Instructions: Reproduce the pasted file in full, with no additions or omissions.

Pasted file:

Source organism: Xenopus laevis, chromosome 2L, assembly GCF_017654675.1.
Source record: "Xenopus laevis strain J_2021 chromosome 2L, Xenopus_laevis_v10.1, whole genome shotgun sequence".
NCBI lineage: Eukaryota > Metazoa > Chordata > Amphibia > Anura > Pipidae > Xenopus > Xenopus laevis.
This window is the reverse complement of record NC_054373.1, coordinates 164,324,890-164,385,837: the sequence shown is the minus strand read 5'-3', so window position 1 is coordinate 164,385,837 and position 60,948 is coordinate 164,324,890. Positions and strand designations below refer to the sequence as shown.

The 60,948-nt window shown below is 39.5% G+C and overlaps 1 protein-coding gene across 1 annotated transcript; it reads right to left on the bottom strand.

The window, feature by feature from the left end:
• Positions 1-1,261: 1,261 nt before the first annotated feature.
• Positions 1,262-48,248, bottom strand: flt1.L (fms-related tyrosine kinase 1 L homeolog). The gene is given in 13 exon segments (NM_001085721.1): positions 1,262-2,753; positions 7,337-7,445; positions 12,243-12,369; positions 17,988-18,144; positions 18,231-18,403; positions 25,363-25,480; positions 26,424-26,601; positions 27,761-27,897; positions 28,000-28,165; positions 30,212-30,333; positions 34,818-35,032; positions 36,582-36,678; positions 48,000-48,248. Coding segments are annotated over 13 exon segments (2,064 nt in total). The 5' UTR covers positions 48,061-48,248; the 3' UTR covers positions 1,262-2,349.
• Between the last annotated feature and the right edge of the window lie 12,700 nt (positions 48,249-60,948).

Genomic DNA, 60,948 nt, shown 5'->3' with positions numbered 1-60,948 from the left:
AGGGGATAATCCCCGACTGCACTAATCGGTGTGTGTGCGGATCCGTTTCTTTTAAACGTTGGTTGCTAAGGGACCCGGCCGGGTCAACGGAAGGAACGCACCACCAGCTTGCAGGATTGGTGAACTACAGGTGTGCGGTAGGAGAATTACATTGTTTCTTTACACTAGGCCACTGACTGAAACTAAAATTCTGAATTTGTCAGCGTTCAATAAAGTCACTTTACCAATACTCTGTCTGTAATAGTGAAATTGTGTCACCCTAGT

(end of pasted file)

Source organism: Xenopus laevis, chromosome 2L, assembly GCF_017654675.1.
Source record: "Xenopus laevis strain J_2021 chromosome 2L, Xenopus_laevis_v10.1, whole genome shotgun sequence".
NCBI lineage: Eukaryota > Metazoa > Chordata > Amphibia > Anura > Pipidae > Xenopus > Xenopus laevis.
This window is the reverse complement of record NC_054373.1, coordinates 164,324,890-164,385,837: the sequence shown is the minus strand read 5'-3', so window position 1 is coordinate 164,385,837 and position 60,948 is coordinate 164,324,890. Positions and strand designations below refer to the sequence as shown.

The 60,948-nt window shown below is 39.5% G+C and overlaps 1 protein-coding gene across 1 annotated transcript; it reads right to left on the bottom strand.

The window, feature by feature from the left end:
• Positions 1-1,261: 1,261 nt before the first annotated feature.
• Positions 1,262-48,248, bottom strand: flt1.L (fms-related tyrosine kinase 1 L homeolog). The gene is given in 13 exon segments (NM_001085721.1): positions 1,262-2,753; positions 7,337-7,445; positions 12,243-12,369; positions 17,988-18,144; positions 18,231-18,403; positions 25,363-25,480; positions 26,424-26,601; positions 27,761-27,897; positions 28,000-28,165; positions 30,212-30,333; positions 34,818-35,032; positions 36,582-36,678; positions 48,000-48,248. Coding segments are annotated over 13 exon segments (2,064 nt in total). The 5' UTR covers positions 48,061-48,248; the 3' UTR covers positions 1,262-2,349.
• Between the last annotated feature and the right edge of the window lie 12,700 nt (positions 48,249-60,948).

Genomic DNA, 60,948 nt, shown 5'->3' with positions numbered 1-60,948 from the left:
AGGGGATAATCCCCGACTGCACTAATCGGTGTGTGTGCGGATCCGTTTCTTTTAAACGTTGGTTGCTAAGGGACCCGGCCGGGTCAACGGAAGGAACGCACCACCAGCTTGCAGGATTGGTGAACTACAGGTGTGCGGTAGGAGAATTACATTGTTTCTTTACACTAGGCCACTGACTGAAACTAAAATTCTGAATTTGTCAGCGTTCAATAAAGTCACTTTACCAATACTCTGTCTGTAATAGTGAAATTGTGTCACCCTAGT